As we switch from fear to a gradual state of restart, the questions about family finances after Covid-19 are stark. The going is too tough for some families, and easy for the fortunate. However, the recast view of income, spending, saving and investing is tough to miss. Those four pillars of household finance have changed drastically.
Risks to income are the most significant. The migrants struggling to get home have lost their livelihood. It is unclear if they will find work in their villages; it is unknown if there are better times ahead when they will comfortably travel back to cities for jobs. Millions of livelihoods have been wiped out by one pandemic. Our gross insensitivity to the shame of displacing millions without work, food and water, and letting them walk thousands of miles, is a black mark we cannot erase from our collective conscience.
The next rung of wage earners who have made the cities their home are still around, but do not have jobs. Many employers who funded the first month of pay are now reluctant to extend the benevolence. Without economic activity, there is no work and no pay; nor do these households have enough savings to keep going without income. They are surviving on hand loans and pledging the few things they have accumulated.
Among the more comfortable monthly income earners, many have lost their jobs; many have settled for significant pay cuts, and hope to hold their jobs; and many others are unsure how the work from home situations will extend over time. The children are at home, with no hope of schools reopening. There are no summer camps, day care or play date. Either parent or a family elder must be present to take care of them and supervise their online studies. This reduces the hours of work the family can put in outside their home, if restart begins.
Those who ran businesses have no income as the businesses are closed. Stocks remain unsold; bills remain unpaid; without buyers there is no revenue. From big businesses to small ones, there is an unbelievable standstill. No one would have expected to operate, if at all, at single digit capacity. When the first quarter numbers for this financial year come in, despite all expectations, the shock will be unbearable.
In the new world thus, across segments, income has vanished, reduced or has settled at a new low. Keeping the job and hunkering down to doing it as best as possible, is the most we are looking at. This means demand for credit will have to increase sooner than later. The loan may be unsecured, or against assets that the more wealthy have accumulated, but as the liquidity reserves dry up, the demand for loans will move up. Banks and NBFCs have enough liquidity at this time and should be able to provide short term finance. Without economic activity they cannot go too far. Which is why the lack of government spending, and the lack of bold reforms that place money in the hands of people, sting.
Spending has changed dramatically. The risk to income means families have learned to cut back on a lot of spending. Incurring no expense on eating out, entertainment, travel, clothes, furniture and home décor, is the new norm. Beyond grocery and utility bills, most households are postponing expenses. This is needed given risks to income.
The business impact of this lack of spending is deep too. Without consumption demand, most businesses that thrived on the spending habits of the household will bleed. The ability of these business to employ people, pay salaries and expand activity will be curtailed, creating a negative spiral of loss. Households might be willing to support local businesses and be valiant about using newer unbranded suppliers of goods and services. But the consumption basket has shrunk severely. Credit card usage is down, so is online shopping.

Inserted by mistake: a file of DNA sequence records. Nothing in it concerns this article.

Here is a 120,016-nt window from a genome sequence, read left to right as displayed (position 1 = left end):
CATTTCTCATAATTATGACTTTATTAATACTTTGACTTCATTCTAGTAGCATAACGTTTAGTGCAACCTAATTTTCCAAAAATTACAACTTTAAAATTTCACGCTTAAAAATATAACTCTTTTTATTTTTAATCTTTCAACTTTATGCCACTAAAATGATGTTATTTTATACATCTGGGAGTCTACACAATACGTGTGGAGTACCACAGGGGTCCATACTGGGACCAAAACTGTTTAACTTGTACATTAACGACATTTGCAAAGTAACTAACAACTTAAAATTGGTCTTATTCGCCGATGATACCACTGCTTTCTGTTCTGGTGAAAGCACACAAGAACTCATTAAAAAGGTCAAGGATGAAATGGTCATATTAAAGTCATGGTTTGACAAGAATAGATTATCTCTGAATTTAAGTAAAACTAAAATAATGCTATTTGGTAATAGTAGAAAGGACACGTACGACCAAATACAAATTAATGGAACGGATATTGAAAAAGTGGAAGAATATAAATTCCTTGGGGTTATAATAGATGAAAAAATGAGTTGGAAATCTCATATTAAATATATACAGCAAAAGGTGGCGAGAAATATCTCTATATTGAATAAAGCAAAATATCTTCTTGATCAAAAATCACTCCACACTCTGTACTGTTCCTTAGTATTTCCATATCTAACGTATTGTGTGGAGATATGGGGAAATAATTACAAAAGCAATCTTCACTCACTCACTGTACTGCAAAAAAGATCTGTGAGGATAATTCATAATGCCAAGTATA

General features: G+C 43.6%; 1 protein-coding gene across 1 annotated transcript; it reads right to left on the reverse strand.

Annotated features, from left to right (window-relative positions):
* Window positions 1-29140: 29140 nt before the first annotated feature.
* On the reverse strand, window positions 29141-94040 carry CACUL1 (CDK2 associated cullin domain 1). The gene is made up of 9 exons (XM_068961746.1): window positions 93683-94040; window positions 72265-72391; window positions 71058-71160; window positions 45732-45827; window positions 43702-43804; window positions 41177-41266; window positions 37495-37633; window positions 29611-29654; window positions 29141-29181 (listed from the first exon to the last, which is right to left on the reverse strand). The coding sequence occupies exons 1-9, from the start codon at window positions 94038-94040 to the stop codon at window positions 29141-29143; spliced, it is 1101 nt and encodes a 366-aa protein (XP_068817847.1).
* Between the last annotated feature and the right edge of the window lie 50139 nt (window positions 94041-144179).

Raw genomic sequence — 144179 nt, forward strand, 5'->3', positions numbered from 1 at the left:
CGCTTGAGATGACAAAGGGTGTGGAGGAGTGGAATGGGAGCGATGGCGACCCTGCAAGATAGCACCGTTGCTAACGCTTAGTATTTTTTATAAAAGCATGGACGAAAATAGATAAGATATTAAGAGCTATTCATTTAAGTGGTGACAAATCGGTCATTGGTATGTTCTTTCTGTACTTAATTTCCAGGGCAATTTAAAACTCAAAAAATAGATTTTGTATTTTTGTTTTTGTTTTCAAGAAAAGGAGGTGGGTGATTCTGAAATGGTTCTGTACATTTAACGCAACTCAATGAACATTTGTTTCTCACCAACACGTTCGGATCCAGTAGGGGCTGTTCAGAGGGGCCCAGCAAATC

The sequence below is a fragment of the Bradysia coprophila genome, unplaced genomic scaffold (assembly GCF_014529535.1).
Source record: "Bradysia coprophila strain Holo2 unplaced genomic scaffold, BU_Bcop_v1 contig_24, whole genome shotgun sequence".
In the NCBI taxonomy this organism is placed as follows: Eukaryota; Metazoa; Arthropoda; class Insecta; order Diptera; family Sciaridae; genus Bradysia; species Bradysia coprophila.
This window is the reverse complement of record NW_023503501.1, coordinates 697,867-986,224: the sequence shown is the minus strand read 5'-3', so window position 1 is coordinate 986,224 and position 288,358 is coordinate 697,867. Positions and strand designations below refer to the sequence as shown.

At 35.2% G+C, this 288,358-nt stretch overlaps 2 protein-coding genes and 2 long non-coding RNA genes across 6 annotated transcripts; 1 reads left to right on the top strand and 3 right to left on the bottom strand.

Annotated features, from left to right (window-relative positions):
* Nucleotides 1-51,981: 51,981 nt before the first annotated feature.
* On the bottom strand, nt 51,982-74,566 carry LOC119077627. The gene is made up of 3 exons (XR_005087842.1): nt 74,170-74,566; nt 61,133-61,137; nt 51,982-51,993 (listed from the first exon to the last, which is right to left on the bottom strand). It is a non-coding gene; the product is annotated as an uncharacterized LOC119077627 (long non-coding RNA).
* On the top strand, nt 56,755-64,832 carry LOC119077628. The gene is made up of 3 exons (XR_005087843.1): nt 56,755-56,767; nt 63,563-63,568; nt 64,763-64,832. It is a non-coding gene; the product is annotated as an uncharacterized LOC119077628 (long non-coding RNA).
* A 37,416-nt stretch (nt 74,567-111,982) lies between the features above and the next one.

Saving and investing are in the background as activities that represent a forgotten luxury. Households that are still managing a surplus have allowed the money to remain in the bank; and those that have enough wealth to consider investing strategies are quite sure they have not seen the bottom of the falling markets.
Much as we like to stay positive about the new world that will emerge, signs that there would be a gradual and prolonged recovery is all around us. Until a cure or a vaccine is found, we may not be able to claim victory over this pandemic. We may restart with care, but the economic activity can only be a small percentage of what it was; we may step out, but only do so when needed; we may spend, but we may restrict it to only the essentials; and this is how the world might work, at a fraction of its economic capacities, for another 12-15 months before everyone is vaccinated.
How prepared is the household finance for that possibility? Use the experiences of the last 60 days to evaluate how your financial life will pan out. Make a list of questions and take stock for the next 12 months. Is there money in the bank to cover basic costs for that period? What happens if one or both wage earners of the household lose their jobs? How much of a pay cut can be taken? What is the source of liquidity if the job is lost? How can one raise loans? What assets are available to sell or pledge? What are the loans already due to be paid? How does one renegotiate the EMIs and dues?
It is good to know that the air is clean, the rivers are sparkling and that the mornings are filled with bird song. Will this crisis take us back to the very basics, and lead us all to living with content in our communities, focusing on food, rest and family? We might contemplate that fundamental truth about living, but that level of frugality might be unrealistic for most.
Between the mindless excesses of unbridled consumption, growth, and expansion and the rigid frugality of minimalistic existence, lies a mean that we may not be able to choose or pursue. The next 12 months is about that exploration that might define the new character and culture of the household.